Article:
World Cup Final Preview: Dutch Masters Must Work Hard to Bring Tears to Spanish Eyes


After 62 games, some wonderful some not so, we finally the know the identities of the two nations who will contest the biggest occasion in world sport, the World Cup final. The Netherlands will play Spain and whoever emerges victorious, a new name will appear on the trophy and the Roll of Honour. Neither has ever won the cup before, and this is Spain’s first ever final.

That said neither nation is new to the big occasion. Spain are current European Champions, having emerged from decades of ‘talent without trophies’ to beat Germany 1-0 in the Final Ernst Happel Stadium in Vienna in 2008. This prompted many to predict that an era of glory finally awaited them, on a par with esteemed club sides Barcelona and Real Madrid. The next opportunity came in the slightly unesteemed Confederations Cup, but the longest unbeaten record in international football was derailed by the United States.

Xavi will Spearhead Spain's Midfield
Joe Armand

Then came their World Cup qualifying campaign in which they, like the Dutch, managed an incredibly rare and difficult feat. Spain played 10 games and won them all in a group that included Bosnia-Herzegovina, Turkey, Belgium, Estonia and Armenia. 28 goals were scored and five conceded, a remarkable achievement in a group that lacked a discernible minnow along the lines of a San Marino or an Andorra. Three of those five goals were conceded after Spain had long since qualified two in Bosnia, in a game Spain still won 2-5.

To that five goals conceded in twenty, we can now add the two conceded in six World Cup games, making a total of seven goals conceded in 16 games in this competition.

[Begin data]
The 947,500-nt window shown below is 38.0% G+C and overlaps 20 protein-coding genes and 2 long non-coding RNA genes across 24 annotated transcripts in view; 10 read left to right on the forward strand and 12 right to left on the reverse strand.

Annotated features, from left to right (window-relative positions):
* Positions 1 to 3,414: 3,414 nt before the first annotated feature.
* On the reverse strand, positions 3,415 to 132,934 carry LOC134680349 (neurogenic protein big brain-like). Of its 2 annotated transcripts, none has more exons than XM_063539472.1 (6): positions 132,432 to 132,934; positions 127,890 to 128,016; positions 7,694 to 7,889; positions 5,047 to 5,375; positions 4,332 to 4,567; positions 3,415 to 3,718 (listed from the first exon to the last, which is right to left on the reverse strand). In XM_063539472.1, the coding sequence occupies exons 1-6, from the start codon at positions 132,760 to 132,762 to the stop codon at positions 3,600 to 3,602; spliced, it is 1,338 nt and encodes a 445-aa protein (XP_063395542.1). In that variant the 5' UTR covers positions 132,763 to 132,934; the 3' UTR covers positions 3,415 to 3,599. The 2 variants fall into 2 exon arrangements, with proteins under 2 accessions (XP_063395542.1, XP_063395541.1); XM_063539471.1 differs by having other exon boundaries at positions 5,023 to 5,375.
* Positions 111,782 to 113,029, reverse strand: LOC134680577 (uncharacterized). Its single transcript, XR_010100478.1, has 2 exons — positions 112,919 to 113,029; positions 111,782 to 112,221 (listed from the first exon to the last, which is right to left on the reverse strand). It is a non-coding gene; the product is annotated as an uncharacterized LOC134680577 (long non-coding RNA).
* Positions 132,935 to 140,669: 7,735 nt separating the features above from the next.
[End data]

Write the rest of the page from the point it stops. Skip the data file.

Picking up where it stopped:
Their defence is based therefore on the rock solid foundation of La Liga players Gerard Piqué, Carles Puyol, Joan Capdevila, Sergio Ramos and of course goalkeeper Iker Casillas. Between them, they have missed only 19 minutes of Spain’s World Cup amassing therefore 3221 out of a possible 3240 available minutes to Vicente del Bosque’s back five. In front of them Sergio Busquets and Xabi Alonso have missed only 29 and 34 minutes respectively. In short, there is a telepathy and understanding, on top of a large degree of pure talent behind the numbers.

Up front David Villa has scored five of their seven in this tournament as Fernando Torres has suffered from what the English media has termed the blight of the stars by which they mean current of former EPL stars, assumed by them to be the best ion the world because they play in the wealthiest league. As Torres, Wayne Rooney, Cristiano Ronaldo and Didier Drogba have become almost irrelevant to the world’s biggest show, it is the stars of La Liga who have made the global impact. All but 370 minutes of Spain’s six games have been played by current La Liga stars.

(That is a recurring theme. All of Germany’s successful third placed squad play in the Bundesliga. Uruguay’s squad is a total hotch potch with twelve different leagues being represented though not the EPL. That said, both Italy and England drew entirely from their own cash rich leagues and look what happened to them.)

One oddity of this final, other than finally Europe will crown a winner on another continent, is that both sides conform to a stereotype of the other’s national character. Spain are well organised, laid back and function well as a unit. The Netherlands side is replete with unpredictable and combustible stars.

None perhaps embodies this more than the 26-year-old Bayern Munich winger Arjen Robben. Robben arrived in South Africa injured and missed the first two games against Japan and Denmark. However given that the Dutch won both of those comfortably, it seemed not to matter and Robben has benefited from being fresher as a result.

To diverge for a little while staying on the subject of freshness, the Dutch also qualified with a 100% record. But it was far less an achievement than Spain’s. Firstly, they had the sole European group of just five teams, as opposed to the six in each of the others. Therefore they had just eight games and won them all in a pitifully weak group where Norway, Scotland, Macedonia and Iceland provided the opposition. Fox Soccer Channel’s Bobby McMahon described Egil Olsen’s side as “the worst Norwegian side for 40 years” and they beat Scotland 4-0. (What he said about the Scotland side is unprintable).